Thousands of lives were lost on both sides in violent encounters between the Sikh militants and security forces. The conflict came to a head in 1984 when Prime Minister Indira Gandhi launched Operation Blue Star to liberate the Sikh’s Golden Temple in the pilgrimage center of Amritsar in order to capture or kill the figurehead of the Khalistan movement, Sant Jarnail Singh Bhindranwale. He was killed in the attack on the Golden Temple, though Sikhs around the world were incensed that their sacred place was violated by police action. Indira Gandhi was assassinated in retaliation by Sikh members of her own bodyguards.

In recent years, several firebrand Sikh activists in India have reasserted the idea of Khalistan, and the Indian government fears a return of the violence and militancy of the 1980s. The government of Narendra Modi wants to nip the movement in the bud before it gets too large and extreme.

## What is the connection between the Khalistan movement and Canada?

After the Sikh uprising was crushed in the early 1990s, many Sikh activists fled India and came to Canada, where they were welcomed by a large Sikh community — many of whom had been sympathetic to the Khalistan idea. A sizable expatriot community of Sikhs has been growing in the country since the early 20th century, especially in British Columbia and Ontario.

Sikhs have been attracted to Canada not only because of its economic opportunities but also because of the freedom to develop their own ideas of Sikh community. Though support for Khalistan is illegal in India, in Canada Sikh activists are able to speak freely and organize for the cause.

Though Khalistan would be in India, the Canadian movement in favor of it helps to cement the diaspora Sikh identity, and give the Canadian activists a sense of connection to the Indian homeland.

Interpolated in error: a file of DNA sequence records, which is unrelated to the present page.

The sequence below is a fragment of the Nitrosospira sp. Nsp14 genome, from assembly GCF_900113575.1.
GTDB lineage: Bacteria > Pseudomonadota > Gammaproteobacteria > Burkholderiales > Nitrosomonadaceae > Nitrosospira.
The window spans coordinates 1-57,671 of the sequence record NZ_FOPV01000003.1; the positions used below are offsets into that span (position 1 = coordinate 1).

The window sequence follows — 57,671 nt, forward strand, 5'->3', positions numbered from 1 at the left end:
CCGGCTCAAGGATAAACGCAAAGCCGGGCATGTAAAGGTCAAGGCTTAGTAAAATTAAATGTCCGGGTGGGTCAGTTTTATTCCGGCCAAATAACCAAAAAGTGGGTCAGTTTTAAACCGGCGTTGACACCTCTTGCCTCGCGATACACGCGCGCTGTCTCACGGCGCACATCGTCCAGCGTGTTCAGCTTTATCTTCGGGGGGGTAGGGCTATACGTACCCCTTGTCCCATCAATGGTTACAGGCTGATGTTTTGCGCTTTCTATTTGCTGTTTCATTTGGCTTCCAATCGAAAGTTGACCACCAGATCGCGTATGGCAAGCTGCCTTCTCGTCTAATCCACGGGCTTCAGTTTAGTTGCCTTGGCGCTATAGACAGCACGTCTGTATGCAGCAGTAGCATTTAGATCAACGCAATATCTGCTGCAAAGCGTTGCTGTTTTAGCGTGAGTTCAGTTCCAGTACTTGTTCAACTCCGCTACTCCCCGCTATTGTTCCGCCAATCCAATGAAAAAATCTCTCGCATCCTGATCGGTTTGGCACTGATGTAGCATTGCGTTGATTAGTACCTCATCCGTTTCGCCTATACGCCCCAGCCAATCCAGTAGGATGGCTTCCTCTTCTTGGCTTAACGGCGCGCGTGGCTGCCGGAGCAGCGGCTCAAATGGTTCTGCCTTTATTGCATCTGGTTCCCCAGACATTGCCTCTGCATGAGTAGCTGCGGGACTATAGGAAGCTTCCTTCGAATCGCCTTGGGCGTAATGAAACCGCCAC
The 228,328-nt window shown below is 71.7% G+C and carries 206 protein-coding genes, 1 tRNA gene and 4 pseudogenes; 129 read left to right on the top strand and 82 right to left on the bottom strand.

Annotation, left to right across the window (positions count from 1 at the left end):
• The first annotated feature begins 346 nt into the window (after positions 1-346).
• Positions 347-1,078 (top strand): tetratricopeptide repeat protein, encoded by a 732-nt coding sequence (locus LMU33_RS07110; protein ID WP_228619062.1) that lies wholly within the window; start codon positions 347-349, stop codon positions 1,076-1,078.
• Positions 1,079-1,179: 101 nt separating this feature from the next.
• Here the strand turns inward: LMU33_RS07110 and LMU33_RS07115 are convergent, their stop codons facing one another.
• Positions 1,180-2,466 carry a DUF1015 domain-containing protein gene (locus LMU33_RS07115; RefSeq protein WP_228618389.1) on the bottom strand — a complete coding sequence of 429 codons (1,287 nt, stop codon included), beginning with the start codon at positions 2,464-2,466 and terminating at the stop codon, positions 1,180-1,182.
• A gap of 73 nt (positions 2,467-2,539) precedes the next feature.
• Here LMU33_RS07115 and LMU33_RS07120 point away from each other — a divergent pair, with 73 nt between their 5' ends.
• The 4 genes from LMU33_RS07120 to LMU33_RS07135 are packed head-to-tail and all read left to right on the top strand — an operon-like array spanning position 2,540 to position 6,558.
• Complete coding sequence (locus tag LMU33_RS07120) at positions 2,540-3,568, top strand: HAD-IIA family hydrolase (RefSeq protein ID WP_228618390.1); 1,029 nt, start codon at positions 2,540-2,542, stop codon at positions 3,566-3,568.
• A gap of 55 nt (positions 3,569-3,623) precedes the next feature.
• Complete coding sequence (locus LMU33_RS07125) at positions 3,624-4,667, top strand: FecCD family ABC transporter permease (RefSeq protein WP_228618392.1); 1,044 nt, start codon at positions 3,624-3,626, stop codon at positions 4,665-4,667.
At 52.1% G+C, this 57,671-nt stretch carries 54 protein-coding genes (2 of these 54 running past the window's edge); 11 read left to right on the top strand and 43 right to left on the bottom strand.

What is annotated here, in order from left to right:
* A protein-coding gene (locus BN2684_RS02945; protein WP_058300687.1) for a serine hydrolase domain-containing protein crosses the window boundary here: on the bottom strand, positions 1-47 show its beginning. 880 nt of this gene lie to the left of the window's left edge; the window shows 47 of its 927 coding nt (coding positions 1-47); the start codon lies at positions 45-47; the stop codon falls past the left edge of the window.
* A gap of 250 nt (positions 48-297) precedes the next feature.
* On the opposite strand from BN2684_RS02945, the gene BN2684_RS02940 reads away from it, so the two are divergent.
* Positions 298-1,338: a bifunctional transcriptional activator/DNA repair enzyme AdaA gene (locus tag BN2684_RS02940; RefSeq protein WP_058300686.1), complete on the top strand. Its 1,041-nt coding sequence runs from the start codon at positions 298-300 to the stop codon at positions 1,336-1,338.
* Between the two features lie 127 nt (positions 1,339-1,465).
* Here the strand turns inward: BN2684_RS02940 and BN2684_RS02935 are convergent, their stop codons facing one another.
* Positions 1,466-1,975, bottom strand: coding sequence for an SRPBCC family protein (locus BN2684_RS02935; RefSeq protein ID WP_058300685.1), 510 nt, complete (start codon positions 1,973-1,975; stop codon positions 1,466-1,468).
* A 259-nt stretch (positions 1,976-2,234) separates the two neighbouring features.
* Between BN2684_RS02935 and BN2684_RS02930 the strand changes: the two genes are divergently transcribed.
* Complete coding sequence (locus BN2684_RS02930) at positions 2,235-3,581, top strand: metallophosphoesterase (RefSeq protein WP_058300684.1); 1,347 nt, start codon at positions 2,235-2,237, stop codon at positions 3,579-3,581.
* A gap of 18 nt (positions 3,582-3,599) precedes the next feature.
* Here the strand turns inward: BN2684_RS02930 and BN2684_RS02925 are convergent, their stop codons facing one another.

## 3. Has the Canadian government been sympathetic to the Khalistan movement?

The diaspora community of Sikhs constitute 2.1% of Canada’s population — a higher percentage of the total population than in India. They comprise a significant voting block in the country and carry political clout. In fact, there are more Sikhs in Canada’s cabinet than in India’s.

Although Prime Minister Trudeau has assured the Indian government that any acts of violence will be punished, he also has reassured Canadians that he respects free speech and the rights of Sikhs to speak and organize freely as long as they do not violate Canadian laws.

## 4. What is the broader context of Canada-India relations?

The Bharata Janata Party (BJP) of India’s Prime Minister Modi tends to support Hindu nationalism, as indicated by Modi’s recent use of the term “Bharat” rather than “India” as his place name at the G20 conference. Bharat is the region cited in the Hindu epic, the Mahabharata, and many non-Hindu minority communities in India, including Sikhs and Muslims, have taken Modi’s use of it as another example of the BJP privileging Hinduism and disrespecting their traditions.

Considering the high percentage of Sikhs in Canada’s population, Prime Minister Trudeau understandably wants to assert the rights of Sikhs and show disapproval of the drift towards Hindu nationalism in India.

And this isn’t the only time that Trudeau and Modi have clashed over the issue. In 2018 Trudeau was condemned in India for his friendship with Jaspal Singh Atwal, a Khalistani supporter in Canada who was convicted of attempting to assassinate the Chief Minister of Punjab.

Yet both countries have reasons to try and move on from the current diplomatic contretemps. India and Canada have close trading ties and common strategic concerns with relationship to China. It is likely that in time both sides will find ways to cool down the tensions from this difficult incident.